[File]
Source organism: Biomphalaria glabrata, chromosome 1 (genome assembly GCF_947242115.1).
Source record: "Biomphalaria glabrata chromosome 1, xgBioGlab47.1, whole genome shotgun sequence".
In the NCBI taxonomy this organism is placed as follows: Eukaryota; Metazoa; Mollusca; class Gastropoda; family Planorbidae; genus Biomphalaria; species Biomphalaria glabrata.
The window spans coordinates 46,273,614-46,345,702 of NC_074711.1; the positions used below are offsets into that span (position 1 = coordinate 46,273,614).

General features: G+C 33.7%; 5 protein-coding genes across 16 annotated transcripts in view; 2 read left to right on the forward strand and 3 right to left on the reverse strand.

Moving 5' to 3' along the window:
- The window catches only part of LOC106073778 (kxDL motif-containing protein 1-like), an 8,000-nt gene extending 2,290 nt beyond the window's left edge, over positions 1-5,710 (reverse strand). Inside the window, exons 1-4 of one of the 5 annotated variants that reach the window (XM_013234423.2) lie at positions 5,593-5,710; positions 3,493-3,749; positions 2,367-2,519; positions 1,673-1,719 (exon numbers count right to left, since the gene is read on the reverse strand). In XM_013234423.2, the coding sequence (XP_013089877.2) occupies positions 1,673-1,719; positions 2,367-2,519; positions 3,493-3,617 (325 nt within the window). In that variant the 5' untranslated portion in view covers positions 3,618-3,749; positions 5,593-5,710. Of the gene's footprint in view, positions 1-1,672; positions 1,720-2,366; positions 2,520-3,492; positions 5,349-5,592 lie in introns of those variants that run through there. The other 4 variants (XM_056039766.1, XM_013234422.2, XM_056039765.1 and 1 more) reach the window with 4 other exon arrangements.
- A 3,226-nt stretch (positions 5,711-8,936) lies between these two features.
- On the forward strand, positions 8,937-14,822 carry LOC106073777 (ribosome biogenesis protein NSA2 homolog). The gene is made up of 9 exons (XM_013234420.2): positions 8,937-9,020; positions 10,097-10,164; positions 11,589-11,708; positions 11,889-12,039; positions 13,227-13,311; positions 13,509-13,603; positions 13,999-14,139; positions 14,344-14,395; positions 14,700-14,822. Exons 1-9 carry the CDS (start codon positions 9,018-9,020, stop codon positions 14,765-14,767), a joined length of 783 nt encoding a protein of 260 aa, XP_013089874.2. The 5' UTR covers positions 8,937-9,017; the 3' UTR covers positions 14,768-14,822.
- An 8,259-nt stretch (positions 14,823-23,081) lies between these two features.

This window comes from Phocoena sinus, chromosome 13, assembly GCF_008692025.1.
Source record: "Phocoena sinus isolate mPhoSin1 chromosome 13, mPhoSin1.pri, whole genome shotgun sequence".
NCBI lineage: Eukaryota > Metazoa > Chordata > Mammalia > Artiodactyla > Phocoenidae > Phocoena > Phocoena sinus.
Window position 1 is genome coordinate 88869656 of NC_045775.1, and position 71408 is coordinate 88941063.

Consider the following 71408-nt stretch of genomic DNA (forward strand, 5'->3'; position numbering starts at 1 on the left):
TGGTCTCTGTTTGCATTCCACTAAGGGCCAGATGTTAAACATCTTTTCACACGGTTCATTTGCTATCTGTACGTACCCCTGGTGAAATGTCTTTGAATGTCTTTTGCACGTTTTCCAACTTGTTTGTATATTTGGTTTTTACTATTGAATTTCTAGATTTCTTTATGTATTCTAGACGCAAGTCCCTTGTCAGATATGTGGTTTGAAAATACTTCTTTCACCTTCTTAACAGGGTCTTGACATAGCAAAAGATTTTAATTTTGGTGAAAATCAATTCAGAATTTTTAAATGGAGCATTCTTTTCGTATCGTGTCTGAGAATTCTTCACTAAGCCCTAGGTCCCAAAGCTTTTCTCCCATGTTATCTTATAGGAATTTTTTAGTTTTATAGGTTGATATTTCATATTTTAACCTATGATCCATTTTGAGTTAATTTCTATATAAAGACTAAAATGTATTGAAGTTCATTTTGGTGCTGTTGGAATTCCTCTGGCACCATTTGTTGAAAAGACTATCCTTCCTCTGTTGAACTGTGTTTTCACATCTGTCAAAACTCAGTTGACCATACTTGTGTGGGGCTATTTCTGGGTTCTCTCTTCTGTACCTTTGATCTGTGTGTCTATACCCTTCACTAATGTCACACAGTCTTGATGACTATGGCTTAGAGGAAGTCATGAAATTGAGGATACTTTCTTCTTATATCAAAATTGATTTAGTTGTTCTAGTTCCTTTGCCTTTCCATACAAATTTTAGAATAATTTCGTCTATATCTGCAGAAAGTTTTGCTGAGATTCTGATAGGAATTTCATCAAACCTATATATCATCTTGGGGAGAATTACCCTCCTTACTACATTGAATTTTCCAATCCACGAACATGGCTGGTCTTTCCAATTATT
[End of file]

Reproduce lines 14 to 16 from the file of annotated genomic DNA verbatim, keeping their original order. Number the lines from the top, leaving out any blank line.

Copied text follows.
Window position 1 is genome coordinate 88869656 of NC_045775.1, and position 71408 is coordinate 88941063.

Consider the following 71408-nt stretch of genomic DNA (forward strand, 5'->3'; position numbering starts at 1 on the left):
TGGTCTCTGTTTGCATTCCACTAAGGGCCAGATGTTAAACATCTTTTCACACGGTTCATTTGCTATCTGTACGTACCCCTGGTGAAATGTCTTTGAATGTCTTTTGCACGTTTTCCAACTTGTTTGTATATTTGGTTTTTACTATTGAATTTCTAGATTTCTTTATGTATTCTAGACGCAAGTCCCTTGTCAGATATGTGGTTTGAAAATACTTCTTTCACCTTCTTAACAGGGTCTTGACATAGCAAAAGATTTTAATTTTGGTGAAAATCAATTCAGAATTTTTAAATGGAGCATTCTTTTCGTATCGTGTCTGAGAATTCTTCACTAAGCCCTAGGTCCCAAAGCTTTTCTCCCATGTTATCTTATAGGAATTTTTTAGTTTTATAGGTTGATATTTCATATTTTAACCTATGATCCATTTTGAGTTAATTTCTATATAAAGACTAAAATGTATTGAAGTTCATTTTGGTGCTGTTGGAATTCCTCTGGCACCATTTGTTGAAAAGACTATCCTTCCTCTGTTGAACTGTGTTTTCACATCTGTCAAAACTCAGTTGACCATACTTGTGTGGGGCTATTTCTGGGTTCTCTCTTCTGTACCTTTGATCTGTGTGTCTATACCCTTCACTAATGTCACACAGTCTTGATGACTATGGCTTAGAGGAAGTCATGAAATTGAGGATACTTTCTTCTTATATCAAAATTGATTTAGTTGTTCTAGTTCCTTTGCCTTTCCATACAAATTTTAGAATAATTTCGTCTATATCTGCAGAAAGTTTTGCTGAGATTCTGATAGGAATTTCATCAAACCTATATATCATCTTGGGGAGAATTACCCTCCTTACTACATTGAATTTTCCAATCCACGAACATGGCTGGTCTTTCCAATTATT